• Arron says:

      AJ i believe that they did film some of the movie in Montana and SD. I would imagine the largest reason they filmed in Canada is due to large Sioux nation in Alberta. Much of this film was on their land and with their people. They do not see themselves as Canadians or Americans, but rather Sioux people as a whole regardless of the border.

  10. M. says:

    ‘ that any of us have ever done’ ??? really, Leo? in your eternal chase for the elusive Oscar, sounds like you’re dismissing the efforts of all your fellow actors. Shame.

    • Brandon Michaels says:

      I think he’s referring only to the cast of the film, not all actors ever.

      • M. says:

        Perhaps; I might have missed that. However, Mad Max Fury Road or the Dark Knight movies were no picnic in the park, either. Or training for Warrior. Hardy might know a few things about ‘difficulties’, too.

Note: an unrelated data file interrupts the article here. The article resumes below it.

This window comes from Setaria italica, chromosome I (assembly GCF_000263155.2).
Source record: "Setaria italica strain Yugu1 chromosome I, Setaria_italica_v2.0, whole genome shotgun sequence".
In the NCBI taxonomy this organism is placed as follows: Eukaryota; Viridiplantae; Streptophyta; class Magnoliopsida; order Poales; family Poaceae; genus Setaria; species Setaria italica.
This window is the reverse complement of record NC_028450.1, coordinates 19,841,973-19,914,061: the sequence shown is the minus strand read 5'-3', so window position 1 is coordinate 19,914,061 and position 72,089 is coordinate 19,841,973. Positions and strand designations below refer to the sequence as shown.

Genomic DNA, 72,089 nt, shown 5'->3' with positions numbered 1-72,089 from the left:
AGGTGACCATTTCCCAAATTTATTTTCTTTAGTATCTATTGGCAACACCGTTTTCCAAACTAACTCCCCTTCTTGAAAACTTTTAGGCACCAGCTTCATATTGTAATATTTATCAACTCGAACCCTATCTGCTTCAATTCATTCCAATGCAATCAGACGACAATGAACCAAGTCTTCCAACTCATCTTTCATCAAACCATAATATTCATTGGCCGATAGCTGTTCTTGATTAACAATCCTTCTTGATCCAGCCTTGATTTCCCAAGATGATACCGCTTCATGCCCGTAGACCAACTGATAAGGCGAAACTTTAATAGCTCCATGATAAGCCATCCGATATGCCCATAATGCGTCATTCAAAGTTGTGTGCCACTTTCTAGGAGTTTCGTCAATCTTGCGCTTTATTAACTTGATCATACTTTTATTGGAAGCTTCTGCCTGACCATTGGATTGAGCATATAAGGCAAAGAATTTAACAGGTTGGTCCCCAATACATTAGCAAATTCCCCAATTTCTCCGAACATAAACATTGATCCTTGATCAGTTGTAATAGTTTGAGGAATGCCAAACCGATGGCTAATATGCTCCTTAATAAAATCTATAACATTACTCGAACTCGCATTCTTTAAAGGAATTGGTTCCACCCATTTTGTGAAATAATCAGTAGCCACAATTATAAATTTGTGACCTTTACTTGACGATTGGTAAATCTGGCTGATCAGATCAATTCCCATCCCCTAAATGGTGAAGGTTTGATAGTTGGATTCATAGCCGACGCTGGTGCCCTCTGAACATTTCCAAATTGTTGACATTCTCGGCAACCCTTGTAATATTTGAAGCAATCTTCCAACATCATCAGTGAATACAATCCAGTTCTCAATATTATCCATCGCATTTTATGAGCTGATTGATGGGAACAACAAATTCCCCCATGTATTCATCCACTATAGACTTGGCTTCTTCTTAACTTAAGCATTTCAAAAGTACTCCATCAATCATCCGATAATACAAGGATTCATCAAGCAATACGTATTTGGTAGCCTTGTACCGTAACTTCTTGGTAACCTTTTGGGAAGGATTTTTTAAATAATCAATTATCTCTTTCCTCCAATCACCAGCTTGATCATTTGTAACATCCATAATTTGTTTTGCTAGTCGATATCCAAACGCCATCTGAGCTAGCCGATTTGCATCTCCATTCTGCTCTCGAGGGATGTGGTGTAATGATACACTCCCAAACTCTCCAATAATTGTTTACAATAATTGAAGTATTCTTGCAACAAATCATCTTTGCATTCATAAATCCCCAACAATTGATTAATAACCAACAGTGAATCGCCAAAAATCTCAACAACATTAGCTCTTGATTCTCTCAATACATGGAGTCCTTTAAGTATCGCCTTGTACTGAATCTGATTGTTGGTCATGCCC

11. Brad says:

    A guacamole of music is NOT a film score. So sad that many film directors do not understand what film composer is or does, or what a proper film score can do. Any film that hires 3 composers has already lost merit as far as the score.Yeah, the problem is exactly that he is trying to be an amateur film composer and direct at the same time.